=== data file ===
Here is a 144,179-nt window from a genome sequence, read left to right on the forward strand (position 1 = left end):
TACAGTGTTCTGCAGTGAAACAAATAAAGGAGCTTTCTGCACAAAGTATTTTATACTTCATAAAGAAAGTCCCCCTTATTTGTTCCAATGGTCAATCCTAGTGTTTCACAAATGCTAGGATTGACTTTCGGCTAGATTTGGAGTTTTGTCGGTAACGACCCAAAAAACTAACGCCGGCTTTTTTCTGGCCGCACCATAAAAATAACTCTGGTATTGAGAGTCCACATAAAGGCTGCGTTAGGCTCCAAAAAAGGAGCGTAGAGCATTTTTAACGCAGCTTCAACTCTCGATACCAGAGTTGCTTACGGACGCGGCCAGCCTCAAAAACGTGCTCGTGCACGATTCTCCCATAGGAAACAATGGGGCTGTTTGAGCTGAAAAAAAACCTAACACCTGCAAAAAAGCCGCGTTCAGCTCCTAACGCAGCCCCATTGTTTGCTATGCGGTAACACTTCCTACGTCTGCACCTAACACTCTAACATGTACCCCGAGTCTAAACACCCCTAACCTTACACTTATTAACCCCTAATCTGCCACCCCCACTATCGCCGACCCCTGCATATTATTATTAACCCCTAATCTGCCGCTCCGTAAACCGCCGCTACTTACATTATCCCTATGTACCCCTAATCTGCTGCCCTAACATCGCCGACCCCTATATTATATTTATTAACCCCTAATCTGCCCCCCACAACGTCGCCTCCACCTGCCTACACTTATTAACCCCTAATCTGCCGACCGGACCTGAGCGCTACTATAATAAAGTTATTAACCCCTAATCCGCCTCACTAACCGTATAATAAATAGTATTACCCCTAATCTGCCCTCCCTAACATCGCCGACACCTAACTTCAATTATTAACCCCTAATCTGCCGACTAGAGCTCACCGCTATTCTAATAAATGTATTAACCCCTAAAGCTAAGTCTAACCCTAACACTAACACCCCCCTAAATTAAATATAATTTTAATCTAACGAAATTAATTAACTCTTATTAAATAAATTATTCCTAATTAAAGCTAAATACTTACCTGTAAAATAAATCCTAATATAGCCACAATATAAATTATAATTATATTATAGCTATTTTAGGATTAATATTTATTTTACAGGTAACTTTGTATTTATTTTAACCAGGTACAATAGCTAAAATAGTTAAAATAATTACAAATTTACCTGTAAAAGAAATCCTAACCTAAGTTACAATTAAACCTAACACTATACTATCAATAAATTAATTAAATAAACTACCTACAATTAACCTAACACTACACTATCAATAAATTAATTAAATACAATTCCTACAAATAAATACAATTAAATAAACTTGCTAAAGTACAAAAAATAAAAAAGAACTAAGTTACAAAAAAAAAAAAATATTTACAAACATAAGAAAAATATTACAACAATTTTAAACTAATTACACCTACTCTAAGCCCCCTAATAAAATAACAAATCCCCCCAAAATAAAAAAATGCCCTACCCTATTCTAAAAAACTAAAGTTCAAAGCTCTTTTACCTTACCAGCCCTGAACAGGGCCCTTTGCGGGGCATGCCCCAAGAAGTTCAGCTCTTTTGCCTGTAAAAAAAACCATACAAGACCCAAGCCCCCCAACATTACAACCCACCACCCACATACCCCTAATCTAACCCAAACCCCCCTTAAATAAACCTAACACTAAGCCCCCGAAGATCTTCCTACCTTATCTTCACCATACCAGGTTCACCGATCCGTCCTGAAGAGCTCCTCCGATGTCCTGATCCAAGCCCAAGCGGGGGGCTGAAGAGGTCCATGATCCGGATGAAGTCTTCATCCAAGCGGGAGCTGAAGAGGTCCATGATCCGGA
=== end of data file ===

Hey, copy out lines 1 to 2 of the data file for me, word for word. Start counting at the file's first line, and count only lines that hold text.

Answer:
Here is a 144,179-nt window from a genome sequence, read left to right on the forward strand (position 1 = left end):
TACAGTGTTCTGCAGTGAAACAAATAAAGGAGCTTTCTGCACAAAGTATTTTATACTTCATAAAGAAAGTCCCCCTTATTTGTTCCAATGGTCAATCCTAGTGTTTCACAAATGCTAGGATTGACTTTCGGCTAGATTTGGAGTTTTGTCGGTAACGACCCAAAAAACTAACGCCGGCTTTTTTCTGGCCGCACCATAAAAATAACTCTGGTATTGAGAGTCCACATAAAGGCTGCGTTAGGCTCCAAAAAAGGAGCGTAGAGCATTTTTAACGCAGCTTCAACTCTCGATACCAGAGTTGCTTACGGACGCGGCCAGCCTCAAAAACGTGCTCGTGCACGATTCTCCCATAGGAAACAATGGGGCTGTTTGAGCTGAAAAAAAACCTAACACCTGCAAAAAAGCCGCGTTCAGCTCCTAACGCAGCCCCATTGTTTGCTATGCGGTAACACTTCCTACGTCTGCACCTAACACTCTAACATGTACCCCGAGTCTAAACACCCCTAACCTTACACTTATTAACCCCTAATCTGCCACCCCCACTATCGCCGACCCCTGCATATTATTATTAACCCCTAATCTGCCGCTCCGTAAACCGCCGCTACTTACATTATCCCTATGTACCCCTAATCTGCTGCCCTAACATCGCCGACCCCTATATTATATTTATTAACCCCTAATCTGCCCCCCACAACGTCGCCTCCACCTGCCTACACTTATTAACCCCTAATCTGCCGACCGGACCTGAGCGCTACTATAATAAAGTTATTAACCCCTAATCCGCCTCACTAACCGTATAATAAATAGTATTACCCCTAATCTGCCCTCCCTAACATCGCCGACACCTAACTTCAATTATTAACCCCTAATCTGCCGACTAGAGCTCACCGCTATTCTAATAAATGTATTAACCCCTAAAGCTAAGTCTAACCCTAACACTAACACCCCCCTAAATTAAATATAATTTTAATCTAACGAAATTAATTAACTCTTATTAAATAAATTATTCCTAATTAAAGCTAAATACTTACCTGTAAAATAAATCCTAATATAGCCACAATATAAATTATAATTATATTATAGCTATTTTAGGATTAATATTTATTTTACAGGTAACTTTGTATTTATTTTAACCAGGTACAATAGCTAAAATAGTTAAAATAATTACAAATTTACCTGTAAAAGAAATCCTAACCTAAGTTACAATTAAACCTAACACTATACTATCAATAAATTAATTAAATAAACTACCTACAATTAACCTAACACTACACTATCAATAAATTAATTAAATACAATTCCTACAAATAAATACAATTAAATAAACTTGCTAAAGTACAAAAAATAAAAAAGAACTAAGTTACAAAAAAAAAAAAATATTTACAAACATAAGAAAAATATTACAACAATTTTAAACTAATTACACCTACTCTAAGCCCCCTAATAAAATAACAAATCCCCCCAAAATAAAAAAATGCCCTACCCTATTCTAAAAAACTAAAGTTCAAAGCTCTTTTACCTTACCAGCCCTGAACAGGGCCCTTTGCGGGGCATGCCCCAAGAAGTTCAGCTCTTTTGCCTGTAAAAAAAACCATACAAGACCCAAGCCCCCCAACATTACAACCCACCACCCACATACCCCTAATCTAACCCAAACCCCCCTTAAATAAACCTAACACTAAGCCCCCGAAGATCTTCCTACCTTATCTTCACCATACCAGGTTCACCGATCCGTCCTGAAGAGCTCCTCCGATGTCCTGATCCAAGCCCAAGCGGGGGGCTGAAGAGGTCCATGATCCGGATGAAGTCTTCATCCAAGCGGGAGCTGAAGAGGTCCATGATCCGGA